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$200,000 missing in Galloway schools 'cybersecurity incident'

$200,000 missing in Galloway schools 'cybersecurity incident'


GALLOWAY TOWNSHIP — About 800 school district employees, including substitute teachers, along with thousands in district funds, were affected by a cybersecurity incident last month, Superintendent Annette C. Giaquinto said Thursday.

“We are continuing to work diligently to resolve this matter and provide updates to those affected,” Giaquinto said.

The district became aware Sept. 27 of the incident, which involved two fraudulent wire transfers of $200,000 each, Giaquinto said. She said one of the wire transfers has been recovered “due to the swift action of the district and the assistance of the bank.”

“We are in the process of making efforts to recover the remaining balance,” she said.

According to the New Jersey School Boards Association’s latest report on school security, one of the greatest threats to schools was the lack of attention to cybersecurity.

During a presentation at the organization’s annual workshop in Atlantic City, NJSBA officials presented new recommendations to address the issue, including following best practices, providing training for all staff, establishing and assessing disaster recovery plans, and creating and reviewing board policies.

“Schools and colleges compile extensive data concerning students and their academic records, employees and their personal and family information and district financial matters,” the report states. “All of these data functions can be vulnerable to cyber attack.”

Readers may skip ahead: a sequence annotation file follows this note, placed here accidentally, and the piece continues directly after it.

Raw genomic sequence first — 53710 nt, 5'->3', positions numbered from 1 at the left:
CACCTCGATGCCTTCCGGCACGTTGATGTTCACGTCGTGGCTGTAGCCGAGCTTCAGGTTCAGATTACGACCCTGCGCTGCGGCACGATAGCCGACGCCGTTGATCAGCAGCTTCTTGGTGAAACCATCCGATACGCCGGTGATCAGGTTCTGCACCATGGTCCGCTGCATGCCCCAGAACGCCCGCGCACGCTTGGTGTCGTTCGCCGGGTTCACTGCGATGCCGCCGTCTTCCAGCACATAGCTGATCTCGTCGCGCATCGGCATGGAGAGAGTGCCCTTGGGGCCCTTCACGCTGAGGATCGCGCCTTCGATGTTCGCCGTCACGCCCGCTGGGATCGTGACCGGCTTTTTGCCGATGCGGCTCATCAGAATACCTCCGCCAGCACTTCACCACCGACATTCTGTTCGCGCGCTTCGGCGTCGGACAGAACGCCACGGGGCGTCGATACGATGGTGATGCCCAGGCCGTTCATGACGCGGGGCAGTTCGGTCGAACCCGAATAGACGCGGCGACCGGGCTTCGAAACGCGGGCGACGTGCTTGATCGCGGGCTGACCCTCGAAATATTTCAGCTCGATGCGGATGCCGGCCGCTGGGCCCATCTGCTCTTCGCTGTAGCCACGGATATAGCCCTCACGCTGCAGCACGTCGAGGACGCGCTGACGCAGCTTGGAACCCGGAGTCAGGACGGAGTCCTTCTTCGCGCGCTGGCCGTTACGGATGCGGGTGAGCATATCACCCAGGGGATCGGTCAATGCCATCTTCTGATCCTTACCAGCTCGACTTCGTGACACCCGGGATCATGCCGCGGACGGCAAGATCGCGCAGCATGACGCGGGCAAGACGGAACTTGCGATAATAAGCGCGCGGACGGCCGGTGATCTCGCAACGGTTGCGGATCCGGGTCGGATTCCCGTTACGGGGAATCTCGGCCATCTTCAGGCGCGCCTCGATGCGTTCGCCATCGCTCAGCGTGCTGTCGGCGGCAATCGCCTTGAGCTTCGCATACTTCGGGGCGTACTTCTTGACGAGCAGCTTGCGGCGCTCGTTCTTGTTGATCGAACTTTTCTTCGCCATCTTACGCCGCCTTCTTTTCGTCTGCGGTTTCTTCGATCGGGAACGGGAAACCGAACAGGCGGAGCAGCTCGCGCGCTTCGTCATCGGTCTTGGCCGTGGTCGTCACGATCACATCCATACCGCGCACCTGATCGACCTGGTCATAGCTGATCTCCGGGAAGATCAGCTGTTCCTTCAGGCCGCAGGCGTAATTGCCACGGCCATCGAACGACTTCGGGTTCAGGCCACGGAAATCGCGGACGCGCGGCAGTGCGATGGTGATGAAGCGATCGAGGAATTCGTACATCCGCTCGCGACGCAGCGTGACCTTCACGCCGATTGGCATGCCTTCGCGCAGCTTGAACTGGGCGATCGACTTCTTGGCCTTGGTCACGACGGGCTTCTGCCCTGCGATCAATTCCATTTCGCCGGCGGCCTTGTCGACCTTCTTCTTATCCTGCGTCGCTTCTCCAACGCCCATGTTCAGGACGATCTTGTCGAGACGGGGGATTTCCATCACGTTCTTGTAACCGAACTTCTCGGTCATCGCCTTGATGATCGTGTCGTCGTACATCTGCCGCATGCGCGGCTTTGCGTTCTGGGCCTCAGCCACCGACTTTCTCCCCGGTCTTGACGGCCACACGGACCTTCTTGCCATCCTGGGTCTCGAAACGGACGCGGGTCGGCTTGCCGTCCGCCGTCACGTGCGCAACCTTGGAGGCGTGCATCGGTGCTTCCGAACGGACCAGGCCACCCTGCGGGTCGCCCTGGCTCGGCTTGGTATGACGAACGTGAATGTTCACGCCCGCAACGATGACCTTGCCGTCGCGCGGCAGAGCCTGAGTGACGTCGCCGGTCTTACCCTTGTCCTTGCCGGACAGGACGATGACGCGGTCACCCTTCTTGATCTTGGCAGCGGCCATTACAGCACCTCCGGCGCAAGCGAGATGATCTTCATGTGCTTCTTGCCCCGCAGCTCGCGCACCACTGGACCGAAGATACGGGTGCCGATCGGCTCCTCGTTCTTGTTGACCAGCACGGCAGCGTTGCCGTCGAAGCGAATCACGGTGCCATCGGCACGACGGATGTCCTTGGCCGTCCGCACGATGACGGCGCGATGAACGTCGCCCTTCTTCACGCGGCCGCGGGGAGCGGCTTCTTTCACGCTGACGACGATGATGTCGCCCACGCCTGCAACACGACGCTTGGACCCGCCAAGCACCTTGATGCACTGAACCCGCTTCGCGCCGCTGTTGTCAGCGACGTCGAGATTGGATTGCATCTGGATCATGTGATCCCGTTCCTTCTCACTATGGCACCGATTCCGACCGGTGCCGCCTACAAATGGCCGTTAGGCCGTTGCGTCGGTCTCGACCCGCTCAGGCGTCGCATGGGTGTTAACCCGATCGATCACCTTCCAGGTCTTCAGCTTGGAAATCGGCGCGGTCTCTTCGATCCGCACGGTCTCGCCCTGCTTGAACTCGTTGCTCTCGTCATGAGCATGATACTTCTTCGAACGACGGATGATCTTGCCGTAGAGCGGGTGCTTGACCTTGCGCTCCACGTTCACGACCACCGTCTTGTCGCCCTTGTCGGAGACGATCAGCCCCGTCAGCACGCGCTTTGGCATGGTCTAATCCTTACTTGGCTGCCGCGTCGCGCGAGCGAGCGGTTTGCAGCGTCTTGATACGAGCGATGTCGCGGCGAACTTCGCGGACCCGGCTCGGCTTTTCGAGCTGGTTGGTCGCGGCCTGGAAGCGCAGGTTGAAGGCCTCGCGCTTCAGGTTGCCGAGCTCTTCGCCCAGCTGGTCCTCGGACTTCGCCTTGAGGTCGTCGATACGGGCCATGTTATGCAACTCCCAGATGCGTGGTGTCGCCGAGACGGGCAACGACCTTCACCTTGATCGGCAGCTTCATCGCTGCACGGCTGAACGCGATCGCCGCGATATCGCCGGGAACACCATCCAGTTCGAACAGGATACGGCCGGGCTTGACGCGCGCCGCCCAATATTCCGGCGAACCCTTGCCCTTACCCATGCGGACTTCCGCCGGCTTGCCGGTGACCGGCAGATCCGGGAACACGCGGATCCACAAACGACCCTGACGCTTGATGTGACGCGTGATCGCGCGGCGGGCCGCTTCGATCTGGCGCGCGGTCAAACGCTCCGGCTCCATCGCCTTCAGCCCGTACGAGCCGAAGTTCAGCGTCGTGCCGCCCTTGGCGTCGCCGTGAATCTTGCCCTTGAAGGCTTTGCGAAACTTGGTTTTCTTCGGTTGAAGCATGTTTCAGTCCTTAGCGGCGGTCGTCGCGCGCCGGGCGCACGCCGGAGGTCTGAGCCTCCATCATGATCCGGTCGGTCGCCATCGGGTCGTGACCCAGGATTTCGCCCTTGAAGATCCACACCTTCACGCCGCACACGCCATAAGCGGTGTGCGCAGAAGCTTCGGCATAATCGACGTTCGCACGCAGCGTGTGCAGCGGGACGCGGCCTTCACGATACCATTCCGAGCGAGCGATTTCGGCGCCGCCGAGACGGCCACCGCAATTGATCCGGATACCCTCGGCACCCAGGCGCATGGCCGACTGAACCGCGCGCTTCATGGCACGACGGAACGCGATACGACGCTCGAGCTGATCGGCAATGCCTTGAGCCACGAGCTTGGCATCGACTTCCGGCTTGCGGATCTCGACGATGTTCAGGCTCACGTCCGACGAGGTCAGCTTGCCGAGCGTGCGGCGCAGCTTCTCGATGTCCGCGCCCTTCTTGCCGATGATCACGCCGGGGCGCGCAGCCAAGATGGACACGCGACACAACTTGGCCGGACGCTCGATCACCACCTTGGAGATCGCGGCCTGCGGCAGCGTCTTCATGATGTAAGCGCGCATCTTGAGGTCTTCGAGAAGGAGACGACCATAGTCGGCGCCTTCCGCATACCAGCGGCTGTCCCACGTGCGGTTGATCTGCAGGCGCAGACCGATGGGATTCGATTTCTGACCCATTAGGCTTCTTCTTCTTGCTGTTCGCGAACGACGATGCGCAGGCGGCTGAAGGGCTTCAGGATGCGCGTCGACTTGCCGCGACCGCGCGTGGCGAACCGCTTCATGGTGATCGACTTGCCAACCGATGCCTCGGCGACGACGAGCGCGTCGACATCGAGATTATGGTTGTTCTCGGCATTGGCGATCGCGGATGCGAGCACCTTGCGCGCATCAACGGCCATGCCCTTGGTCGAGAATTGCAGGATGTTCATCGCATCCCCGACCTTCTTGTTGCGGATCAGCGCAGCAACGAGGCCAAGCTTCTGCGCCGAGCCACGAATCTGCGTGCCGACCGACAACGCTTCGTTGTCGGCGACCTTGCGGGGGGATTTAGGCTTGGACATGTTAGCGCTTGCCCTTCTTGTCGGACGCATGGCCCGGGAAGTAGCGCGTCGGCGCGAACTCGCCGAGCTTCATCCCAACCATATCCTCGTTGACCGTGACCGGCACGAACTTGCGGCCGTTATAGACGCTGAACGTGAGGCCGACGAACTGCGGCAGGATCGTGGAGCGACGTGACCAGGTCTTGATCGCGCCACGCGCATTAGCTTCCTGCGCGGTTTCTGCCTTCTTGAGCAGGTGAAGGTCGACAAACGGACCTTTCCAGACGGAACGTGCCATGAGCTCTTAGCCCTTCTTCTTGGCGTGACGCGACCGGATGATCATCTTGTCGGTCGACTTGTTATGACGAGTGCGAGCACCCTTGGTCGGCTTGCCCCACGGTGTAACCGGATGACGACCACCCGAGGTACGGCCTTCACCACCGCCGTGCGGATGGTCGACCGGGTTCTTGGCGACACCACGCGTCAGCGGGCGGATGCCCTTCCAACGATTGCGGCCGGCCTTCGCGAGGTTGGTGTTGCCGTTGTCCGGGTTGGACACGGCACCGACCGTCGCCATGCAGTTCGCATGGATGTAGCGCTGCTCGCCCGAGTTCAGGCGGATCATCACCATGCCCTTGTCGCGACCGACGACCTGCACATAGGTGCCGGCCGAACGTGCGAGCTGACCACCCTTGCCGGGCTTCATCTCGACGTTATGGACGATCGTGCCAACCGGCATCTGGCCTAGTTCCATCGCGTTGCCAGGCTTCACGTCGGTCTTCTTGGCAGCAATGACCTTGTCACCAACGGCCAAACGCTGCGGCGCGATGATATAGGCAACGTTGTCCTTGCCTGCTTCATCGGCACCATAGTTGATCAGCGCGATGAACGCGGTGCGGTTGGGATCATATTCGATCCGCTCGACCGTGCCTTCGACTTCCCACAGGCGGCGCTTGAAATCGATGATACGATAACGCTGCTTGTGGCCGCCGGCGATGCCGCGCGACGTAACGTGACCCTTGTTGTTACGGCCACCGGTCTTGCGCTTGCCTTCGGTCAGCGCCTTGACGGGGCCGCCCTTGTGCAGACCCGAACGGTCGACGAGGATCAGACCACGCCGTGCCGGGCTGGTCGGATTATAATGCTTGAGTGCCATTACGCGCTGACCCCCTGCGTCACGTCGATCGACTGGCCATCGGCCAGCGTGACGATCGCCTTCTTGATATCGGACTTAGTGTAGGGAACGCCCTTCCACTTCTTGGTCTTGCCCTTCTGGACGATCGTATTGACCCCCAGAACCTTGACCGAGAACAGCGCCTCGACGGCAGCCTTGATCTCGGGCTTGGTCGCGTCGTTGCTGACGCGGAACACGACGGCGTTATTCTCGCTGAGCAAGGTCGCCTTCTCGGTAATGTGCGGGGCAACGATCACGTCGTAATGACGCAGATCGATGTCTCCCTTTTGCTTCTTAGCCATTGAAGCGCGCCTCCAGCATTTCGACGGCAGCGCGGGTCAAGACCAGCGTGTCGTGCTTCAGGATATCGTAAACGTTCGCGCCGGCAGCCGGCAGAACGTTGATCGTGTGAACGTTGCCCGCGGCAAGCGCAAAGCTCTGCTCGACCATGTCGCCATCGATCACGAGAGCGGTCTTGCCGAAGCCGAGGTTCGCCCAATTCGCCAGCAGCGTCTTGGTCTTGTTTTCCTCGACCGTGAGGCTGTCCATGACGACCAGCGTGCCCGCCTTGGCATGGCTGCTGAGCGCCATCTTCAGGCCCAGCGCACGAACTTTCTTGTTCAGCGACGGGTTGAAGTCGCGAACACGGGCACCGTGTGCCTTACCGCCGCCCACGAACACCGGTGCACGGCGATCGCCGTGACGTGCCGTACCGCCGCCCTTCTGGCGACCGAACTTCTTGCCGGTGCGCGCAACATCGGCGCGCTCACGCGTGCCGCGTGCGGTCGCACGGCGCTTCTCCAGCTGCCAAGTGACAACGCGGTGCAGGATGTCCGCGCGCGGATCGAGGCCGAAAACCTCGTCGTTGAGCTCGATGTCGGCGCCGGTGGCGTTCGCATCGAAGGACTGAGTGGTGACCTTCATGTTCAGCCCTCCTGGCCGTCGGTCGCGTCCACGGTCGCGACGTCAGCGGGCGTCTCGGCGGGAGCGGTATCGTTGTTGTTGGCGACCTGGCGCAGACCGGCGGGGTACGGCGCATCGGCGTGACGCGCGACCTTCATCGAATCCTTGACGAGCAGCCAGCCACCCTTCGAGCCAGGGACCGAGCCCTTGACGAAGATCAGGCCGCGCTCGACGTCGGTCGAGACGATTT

The report, “What Makes Schools Safe,” was updated this year in response to the school shooting in Parkland, Florida, in February. NJSBA Immediate Past President Don Webster said last week the previous report in 2014 didn’t address cyber threats.

“The committee believes that, similar to security drills, ‘target hardening,’ employment of security personnel and other strategies, a cybersecurity protocol is critical to school safety,” the report states.

Another 2018 report found that, based on a nationwide survey, school board members are often unaware of cybersecurity measures, boards often use unsecured or minimally secured methods for downloading information and communication, and cybersecurity exercises and training are minimal.

Mayor Anthony Coppola Jr. said he wasn’t surprised there was a data breach in a town like Galloway.

“There’s pretty sophisticated ransomware going on around the country. They’ve penetrated federal agencies and big companies,” Coppola said Wednesday. “We don’t have resources the federal government has. ... We’re a small township in southern New Jersey.”

Giaquinto confirmed the breach at the township’s K-8 school district Wednesday, stating there was an investigation underway.

District officials believe the scope of the incident is limited to staff members’ login credentials and do not have reason to believe students or their families have been affected, Giaquinto said.

“We have retained the services of a forensics firm to perform an investigation into the cause and extent of this incident, and law enforcement has been notified,” she wrote in an email.

On Thursday, the superintendent offered more details and said notification letters were mailed this week, as required by state law, to all Galloway Township Public Schools staff.

Township Manager Chris Johansen said Galloway is working to be proactive and take the necessary steps to review their cybersecurity policies.

Johansen said the township will host a cybersecurity training session through the New Jersey Cybersecurity and Communications Integration Cell. A representative will visit town hall to train township employees on best practices.

“It is really scary, with what can be done though technology,” Johansen said. “Obviously it has a ton of upsides and has made governments and businesses extremely efficient, but there are vulnerabilities out there. Limiting our vulnerability is going to be important going forward.”

Contact: 609-272-7202


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